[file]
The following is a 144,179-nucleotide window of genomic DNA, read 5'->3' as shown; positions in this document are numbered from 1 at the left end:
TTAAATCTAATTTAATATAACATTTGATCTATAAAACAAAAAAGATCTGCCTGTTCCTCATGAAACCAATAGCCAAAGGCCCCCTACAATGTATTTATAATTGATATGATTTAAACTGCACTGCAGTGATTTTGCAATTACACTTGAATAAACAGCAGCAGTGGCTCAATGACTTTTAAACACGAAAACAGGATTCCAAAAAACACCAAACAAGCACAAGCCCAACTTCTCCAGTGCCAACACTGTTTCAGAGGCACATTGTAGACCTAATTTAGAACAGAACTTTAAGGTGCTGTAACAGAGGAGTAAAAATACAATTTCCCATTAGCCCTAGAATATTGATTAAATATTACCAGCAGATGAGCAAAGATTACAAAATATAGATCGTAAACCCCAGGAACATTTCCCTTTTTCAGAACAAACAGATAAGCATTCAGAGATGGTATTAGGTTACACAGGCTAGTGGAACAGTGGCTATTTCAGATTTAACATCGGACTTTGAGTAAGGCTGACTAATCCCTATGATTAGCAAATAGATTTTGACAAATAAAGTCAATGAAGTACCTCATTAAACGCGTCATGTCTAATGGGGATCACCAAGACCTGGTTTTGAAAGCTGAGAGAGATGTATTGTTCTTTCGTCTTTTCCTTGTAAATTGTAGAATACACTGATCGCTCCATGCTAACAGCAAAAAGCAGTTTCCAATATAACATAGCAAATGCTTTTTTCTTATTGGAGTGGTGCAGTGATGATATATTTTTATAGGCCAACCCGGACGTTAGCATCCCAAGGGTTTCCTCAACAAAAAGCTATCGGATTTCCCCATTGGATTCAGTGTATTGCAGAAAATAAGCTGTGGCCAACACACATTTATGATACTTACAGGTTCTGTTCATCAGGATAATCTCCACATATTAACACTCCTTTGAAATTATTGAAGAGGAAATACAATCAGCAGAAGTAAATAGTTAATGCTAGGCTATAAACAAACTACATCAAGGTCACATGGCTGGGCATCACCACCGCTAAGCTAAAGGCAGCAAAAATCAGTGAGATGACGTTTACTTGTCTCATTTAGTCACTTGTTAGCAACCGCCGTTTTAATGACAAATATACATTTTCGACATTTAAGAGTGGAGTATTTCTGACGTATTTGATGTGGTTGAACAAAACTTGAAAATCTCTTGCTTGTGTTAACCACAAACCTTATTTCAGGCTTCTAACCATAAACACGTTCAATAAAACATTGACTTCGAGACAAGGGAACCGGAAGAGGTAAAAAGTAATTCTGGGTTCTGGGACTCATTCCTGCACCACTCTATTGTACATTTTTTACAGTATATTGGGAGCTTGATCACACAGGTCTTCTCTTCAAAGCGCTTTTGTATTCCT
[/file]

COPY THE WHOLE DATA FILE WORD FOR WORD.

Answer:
The following is a 144,179-nucleotide window of genomic DNA, read 5'->3' as shown; positions in this document are numbered from 1 at the left end:
TTAAATCTAATTTAATATAACATTTGATCTATAAAACAAAAAAGATCTGCCTGTTCCTCATGAAACCAATAGCCAAAGGCCCCCTACAATGTATTTATAATTGATATGATTTAAACTGCACTGCAGTGATTTTGCAATTACACTTGAATAAACAGCAGCAGTGGCTCAATGACTTTTAAACACGAAAACAGGATTCCAAAAAACACCAAACAAGCACAAGCCCAACTTCTCCAGTGCCAACACTGTTTCAGAGGCACATTGTAGACCTAATTTAGAACAGAACTTTAAGGTGCTGTAACAGAGGAGTAAAAATACAATTTCCCATTAGCCCTAGAATATTGATTAAATATTACCAGCAGATGAGCAAAGATTACAAAATATAGATCGTAAACCCCAGGAACATTTCCCTTTTTCAGAACAAACAGATAAGCATTCAGAGATGGTATTAGGTTACACAGGCTAGTGGAACAGTGGCTATTTCAGATTTAACATCGGACTTTGAGTAAGGCTGACTAATCCCTATGATTAGCAAATAGATTTTGACAAATAAAGTCAATGAAGTACCTCATTAAACGCGTCATGTCTAATGGGGATCACCAAGACCTGGTTTTGAAAGCTGAGAGAGATGTATTGTTCTTTCGTCTTTTCCTTGTAAATTGTAGAATACACTGATCGCTCCATGCTAACAGCAAAAAGCAGTTTCCAATATAACATAGCAAATGCTTTTTTCTTATTGGAGTGGTGCAGTGATGATATATTTTTATAGGCCAACCCGGACGTTAGCATCCCAAGGGTTTCCTCAACAAAAAGCTATCGGATTTCCCCATTGGATTCAGTGTATTGCAGAAAATAAGCTGTGGCCAACACACATTTATGATACTTACAGGTTCTGTTCATCAGGATAATCTCCACATATTAACACTCCTTTGAAATTATTGAAGAGGAAATACAATCAGCAGAAGTAAATAGTTAATGCTAGGCTATAAACAAACTACATCAAGGTCACATGGCTGGGCATCACCACCGCTAAGCTAAAGGCAGCAAAAATCAGTGAGATGACGTTTACTTGTCTCATTTAGTCACTTGTTAGCAACCGCCGTTTTAATGACAAATATACATTTTCGACATTTAAGAGTGGAGTATTTCTGACGTATTTGATGTGGTTGAACAAAACTTGAAAATCTCTTGCTTGTGTTAACCACAAACCTTATTTCAGGCTTCTAACCATAAACACGTTCAATAAAACATTGACTTCGAGACAAGGGAACCGGAAGAGGTAAAAAGTAATTCTGGGTTCTGGGACTCATTCCTGCACCACTCTATTGTACATTTTTTACAGTATATTGGGAGCTTGATCACACAGGTCTTCTCTTCAAAGCGCTTTTGTATTCCT